10 things you didn’t know about Lady Elliot Island
How well do you know a Lady called Elliot (aka Lady Elliot Island)?
Our bet is probably not that well, beyond perhaps rattling off some things about her appearance, like crystal-clear water, golden sunsets, and crunchy coral sands to name a few of her best features.
Dive a little deeper and get to know one of Queensland’s most adored islands, and surprise yourself (and woo your trivia table) with these 10 things you didn’t know about Lady Elliot Island.
1. Lady Elliot Island got her name from a ship
Contrary to what the name suggests, Lady Elliot Island wasn’t actually named after a lady, at least not in the first instance.
In 1816, a cargo vessel sailed past the island and the captain, Thomas Stewart, decided to name the island after his boat.
A little further north, you’ll also find a reef named Lady Elliot Reef, which was named after the same ship. Unlike the island which was named from afar, the reef is where she ran aground.
Either way, both Elliot ladies in the Southern Great Barrier Reef are absolutely stunning and teeming with marine life.
2. Birds of a feather, flock at Lady Elliot Island together
Without a doubt, Lady Elliot Island is where you’d take someone if you wanted to cure their Ornithophobia (a fear of birds).
Lady Elliot Island has the second highest diversity of bird species on the Great Barrier Reef and there are 105 different species of seabirds, land birds and shorebirds who choose this island 80kms off Bundaberg to nest.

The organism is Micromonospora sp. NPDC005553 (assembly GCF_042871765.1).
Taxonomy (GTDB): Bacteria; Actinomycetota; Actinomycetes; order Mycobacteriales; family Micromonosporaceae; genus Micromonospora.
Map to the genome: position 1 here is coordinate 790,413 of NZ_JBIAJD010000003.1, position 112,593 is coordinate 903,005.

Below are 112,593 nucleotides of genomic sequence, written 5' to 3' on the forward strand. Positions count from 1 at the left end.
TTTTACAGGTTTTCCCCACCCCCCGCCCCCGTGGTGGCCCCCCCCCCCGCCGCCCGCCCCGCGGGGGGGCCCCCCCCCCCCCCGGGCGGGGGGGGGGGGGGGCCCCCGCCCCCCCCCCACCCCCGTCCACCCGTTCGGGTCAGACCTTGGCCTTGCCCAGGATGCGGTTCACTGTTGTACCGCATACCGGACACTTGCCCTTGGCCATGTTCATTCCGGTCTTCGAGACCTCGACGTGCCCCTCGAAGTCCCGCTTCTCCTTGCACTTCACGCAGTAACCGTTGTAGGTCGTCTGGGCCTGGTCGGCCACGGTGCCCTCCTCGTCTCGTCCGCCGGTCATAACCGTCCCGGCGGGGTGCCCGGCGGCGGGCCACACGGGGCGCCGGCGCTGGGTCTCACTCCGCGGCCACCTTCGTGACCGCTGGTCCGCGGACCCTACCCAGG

So prolific is their nesting, it can be like stepping over landmines going from the airstrip tarmac to reception, trying not to step on a bird. These are not the kind of birds that take flight at your approach, but which sit and stare unblinkingly at you as you walk towards them.
Since some of these feathered fluffballs have come from Siberia by way of Japan and the Philippines to this speck in the ocean, we won’t give them too much of a hard time for resting their weary wings on just about anything here. We’d stop, sit and stare too if we’d just flapped our way 10,000kms south!
3. It’s full of sh*t
We’d love to see a real-estate agent write the For Sale ad for Lady Elliot Island’s foundations. The island is equal parts coral and bird poo, making it a geological anomaly.
As the story goes, the coral reef around Lady Elliot began to grow towards the sunlight 6000 years ago, until it was eventually exposed, creating the cay.
Typically this style of coral cay isn’t suitable for vegetation to take hold, which is where the story of Lady Elliot Island’s evolution truly begins.
The birds found use for this exposed coral, making Lady Elliot Island one of Australia’s biggest toilets, littering the 42ha island (100 acres) in poo containing nutrients and seeds to facilitate the island’s growth. Over time, bird droppings hardened together with beach sediments into beach rock – and just like that, the island was formed.
Sturdy, or should that read, ‘turdy’, foundations.
4. There’s even something for green thumbs
Those with a passion for flora will be delighted to hear that Lady Elliot Island Eco Resort runs a free nursery program for guests to unleash their inner Don Burke.
The nursery opened in 2010, with the aim to grow Pisonia trees, which were wiped out between 1863-1873 when the island was mined for Guano (bird poop).
In fact, only eight of the original trees remain on the island, which also explains why so few birds have a branch to nest and opt for ground-floor digs.
Peter Gash, the caretaker of the island, is on a mission to reinstate at least 25 trees which would have once provided essential habitat on the island. It’s a slow but steady goal given the island’s rocky conditions – but one we know they’ll achieve.